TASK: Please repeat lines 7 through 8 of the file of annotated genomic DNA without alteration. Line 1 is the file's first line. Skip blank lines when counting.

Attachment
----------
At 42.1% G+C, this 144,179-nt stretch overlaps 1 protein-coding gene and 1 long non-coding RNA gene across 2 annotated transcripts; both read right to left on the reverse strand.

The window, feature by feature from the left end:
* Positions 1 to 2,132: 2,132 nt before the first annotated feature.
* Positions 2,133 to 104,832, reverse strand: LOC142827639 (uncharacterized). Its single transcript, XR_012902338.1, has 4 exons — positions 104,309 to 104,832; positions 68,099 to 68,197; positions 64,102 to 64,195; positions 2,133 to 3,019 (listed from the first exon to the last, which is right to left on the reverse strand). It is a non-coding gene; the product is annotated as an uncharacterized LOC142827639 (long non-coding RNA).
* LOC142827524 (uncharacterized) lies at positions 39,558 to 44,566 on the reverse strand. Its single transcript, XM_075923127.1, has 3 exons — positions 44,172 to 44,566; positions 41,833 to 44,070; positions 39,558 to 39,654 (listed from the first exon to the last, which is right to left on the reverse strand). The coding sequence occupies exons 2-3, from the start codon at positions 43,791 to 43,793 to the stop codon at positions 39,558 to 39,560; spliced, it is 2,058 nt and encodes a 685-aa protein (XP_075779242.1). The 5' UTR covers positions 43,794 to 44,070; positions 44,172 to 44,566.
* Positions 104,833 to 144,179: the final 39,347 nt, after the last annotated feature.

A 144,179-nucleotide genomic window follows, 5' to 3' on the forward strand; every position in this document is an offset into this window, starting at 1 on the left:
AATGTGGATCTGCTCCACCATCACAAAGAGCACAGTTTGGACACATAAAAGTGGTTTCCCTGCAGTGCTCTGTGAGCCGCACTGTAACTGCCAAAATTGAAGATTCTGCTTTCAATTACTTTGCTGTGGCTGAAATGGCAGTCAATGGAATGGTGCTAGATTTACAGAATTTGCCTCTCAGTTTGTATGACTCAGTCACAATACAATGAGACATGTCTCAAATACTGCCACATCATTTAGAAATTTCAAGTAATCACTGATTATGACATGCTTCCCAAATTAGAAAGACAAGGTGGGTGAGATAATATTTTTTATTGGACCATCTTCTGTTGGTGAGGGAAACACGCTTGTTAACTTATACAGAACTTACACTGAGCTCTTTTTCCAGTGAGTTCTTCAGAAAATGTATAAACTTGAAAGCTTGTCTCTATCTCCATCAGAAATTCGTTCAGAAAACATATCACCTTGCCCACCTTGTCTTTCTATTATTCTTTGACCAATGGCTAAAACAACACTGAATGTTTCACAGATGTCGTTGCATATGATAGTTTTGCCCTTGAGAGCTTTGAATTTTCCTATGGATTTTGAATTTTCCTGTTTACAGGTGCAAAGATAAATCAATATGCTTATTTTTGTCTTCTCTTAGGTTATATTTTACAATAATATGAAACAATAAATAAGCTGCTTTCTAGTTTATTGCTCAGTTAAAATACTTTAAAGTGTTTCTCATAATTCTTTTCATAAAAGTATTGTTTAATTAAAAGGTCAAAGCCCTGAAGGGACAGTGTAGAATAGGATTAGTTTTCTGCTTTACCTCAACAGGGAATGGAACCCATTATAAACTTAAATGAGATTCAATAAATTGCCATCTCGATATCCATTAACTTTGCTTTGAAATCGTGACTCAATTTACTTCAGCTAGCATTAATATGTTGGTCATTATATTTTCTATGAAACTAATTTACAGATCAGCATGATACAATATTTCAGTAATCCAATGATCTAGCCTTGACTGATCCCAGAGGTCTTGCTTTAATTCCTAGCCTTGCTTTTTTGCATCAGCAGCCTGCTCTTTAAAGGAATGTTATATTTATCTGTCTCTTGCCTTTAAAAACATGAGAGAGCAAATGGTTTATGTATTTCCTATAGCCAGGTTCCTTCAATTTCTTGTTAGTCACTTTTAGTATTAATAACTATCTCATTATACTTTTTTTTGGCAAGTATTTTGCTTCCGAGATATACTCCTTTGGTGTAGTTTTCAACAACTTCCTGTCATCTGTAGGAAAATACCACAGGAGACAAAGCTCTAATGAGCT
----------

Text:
A 144,179-nucleotide genomic window follows, 5' to 3' on the forward strand; every position in this document is an offset into this window, starting at 1 on the left:
AATGTGGATCTGCTCCACCATCACAAAGAGCACAGTTTGGACACATAAAAGTGGTTTCCCTGCAGTGCTCTGTGAGCCGCACTGTAACTGCCAAAATTGAAGATTCTGCTTTCAATTACTTTGCTGTGGCTGAAATGGCAGTCAATGGAATGGTGCTAGATTTACAGAATTTGCCTCTCAGTTTGTATGACTCAGTCACAATACAATGAGACATGTCTCAAATACTGCCACATCATTTAGAAATTTCAAGTAATCACTGATTATGACATGCTTCCCAAATTAGAAAGACAAGGTGGGTGAGATAATATTTTTTATTGGACCATCTTCTGTTGGTGAGGGAAACACGCTTGTTAACTTATACAGAACTTACACTGAGCTCTTTTTCCAGTGAGTTCTTCAGAAAATGTATAAACTTGAAAGCTTGTCTCTATCTCCATCAGAAATTCGTTCAGAAAACATATCACCTTGCCCACCTTGTCTTTCTATTATTCTTTGACCAATGGCTAAAACAACACTGAATGTTTCACAGATGTCGTTGCATATGATAGTTTTGCCCTTGAGAGCTTTGAATTTTCCTATGGATTTTGAATTTTCCTGTTTACAGGTGCAAAGATAAATCAATATGCTTATTTTTGTCTTCTCTTAGGTTATATTTTACAATAATATGAAACAATAAATAAGCTGCTTTCTAGTTTATTGCTCAGTTAAAATACTTTAAAGTGTTTCTCATAATTCTTTTCATAAAAGTATTGTTTAATTAAAAGGTCAAAGCCCTGAAGGGACAGTGTAGAATAGGATTAGTTTTCTGCTTTACCTCAACAGGGAATGGAACCCATTATAAACTTAAATGAGATTCAATAAATTGCCATCTCGATATCCATTAACTTTGCTTTGAAATCGTGACTCAATTTACTTCAGCTAGCATTAATATGTTGGTCATTATATTTTCTATGAAACTAATTTACAGATCAGCATGATACAATATTTCAGTAATCCAATGATCTAGCCTTGACTGATCCCAGAGGTCTTGCTTTAATTCCTAGCCTTGCTTTTTTGCATCAGCAGCCTGCTCTTTAAAGGAATGTTATATTTATCTGTCTCTTGCCTTTAAAAACATGAGAGAGCAAATGGTTTATGTATTTCCTATAGCCAGGTTCCTTCAATTTCTTGTTAGTCACTTTTAGTATTAATAACTATCTCATTATACTTTTTTTTGGCAAGTATTTTGCTTCCGAGATATACTCCTTTGGTGTAGTTTTCAACAACTTCCTGTCATCTGTAGGAAAATACCACAGGAGACAAAGCTCTAATGAGCT